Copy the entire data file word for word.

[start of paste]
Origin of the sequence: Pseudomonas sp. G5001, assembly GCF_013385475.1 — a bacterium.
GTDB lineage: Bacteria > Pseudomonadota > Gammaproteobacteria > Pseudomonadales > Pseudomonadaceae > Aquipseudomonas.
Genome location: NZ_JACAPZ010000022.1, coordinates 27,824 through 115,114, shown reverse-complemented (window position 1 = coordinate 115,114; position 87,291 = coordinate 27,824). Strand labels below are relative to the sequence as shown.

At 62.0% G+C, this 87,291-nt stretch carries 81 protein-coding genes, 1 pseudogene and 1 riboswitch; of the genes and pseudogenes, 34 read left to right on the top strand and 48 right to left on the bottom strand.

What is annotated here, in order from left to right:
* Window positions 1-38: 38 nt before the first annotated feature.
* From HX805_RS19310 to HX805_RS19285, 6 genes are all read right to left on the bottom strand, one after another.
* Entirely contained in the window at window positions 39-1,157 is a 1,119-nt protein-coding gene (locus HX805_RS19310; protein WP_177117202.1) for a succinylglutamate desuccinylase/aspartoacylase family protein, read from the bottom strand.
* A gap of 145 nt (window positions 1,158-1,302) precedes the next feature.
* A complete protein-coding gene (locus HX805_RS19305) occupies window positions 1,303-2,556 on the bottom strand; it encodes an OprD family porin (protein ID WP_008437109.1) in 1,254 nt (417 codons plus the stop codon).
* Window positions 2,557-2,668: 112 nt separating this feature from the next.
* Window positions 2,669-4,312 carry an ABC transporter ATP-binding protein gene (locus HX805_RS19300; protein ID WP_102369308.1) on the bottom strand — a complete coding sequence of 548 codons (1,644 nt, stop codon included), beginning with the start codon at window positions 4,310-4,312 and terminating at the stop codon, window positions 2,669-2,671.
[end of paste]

Origin of the sequence: Pseudomonas sp. G5001, assembly GCF_013385475.1 — a bacterium.
GTDB lineage: Bacteria > Pseudomonadota > Gammaproteobacteria > Pseudomonadales > Pseudomonadaceae > Aquipseudomonas.
Genome location: NZ_JACAPZ010000022.1, coordinates 27,824 through 115,114, shown reverse-complemented (window position 1 = coordinate 115,114; position 87,291 = coordinate 27,824). Strand labels below are relative to the sequence as shown.

At 62.0% G+C, this 87,291-nt stretch carries 81 protein-coding genes, 1 pseudogene and 1 riboswitch; of the genes and pseudogenes, 34 read left to right on the top strand and 48 right to left on the bottom strand.

What is annotated here, in order from left to right:
* Window positions 1-38: 38 nt before the first annotated feature.
* From HX805_RS19310 to HX805_RS19285, 6 genes are all read right to left on the bottom strand, one after another.
* Entirely contained in the window at window positions 39-1,157 is a 1,119-nt protein-coding gene (locus HX805_RS19310; protein WP_177117202.1) for a succinylglutamate desuccinylase/aspartoacylase family protein, read from the bottom strand.
* A gap of 145 nt (window positions 1,158-1,302) precedes the next feature.
* A complete protein-coding gene (locus HX805_RS19305) occupies window positions 1,303-2,556 on the bottom strand; it encodes an OprD family porin (protein ID WP_008437109.1) in 1,254 nt (417 codons plus the stop codon).
* Window positions 2,557-2,668: 112 nt separating this feature from the next.
* Window positions 2,669-4,312 carry an ABC transporter ATP-binding protein gene (locus HX805_RS19300; protein ID WP_102369308.1) on the bottom strand — a complete coding sequence of 548 codons (1,644 nt, stop codon included), beginning with the start codon at window positions 4,310-4,312 and terminating at the stop codon, window positions 2,669-2,671.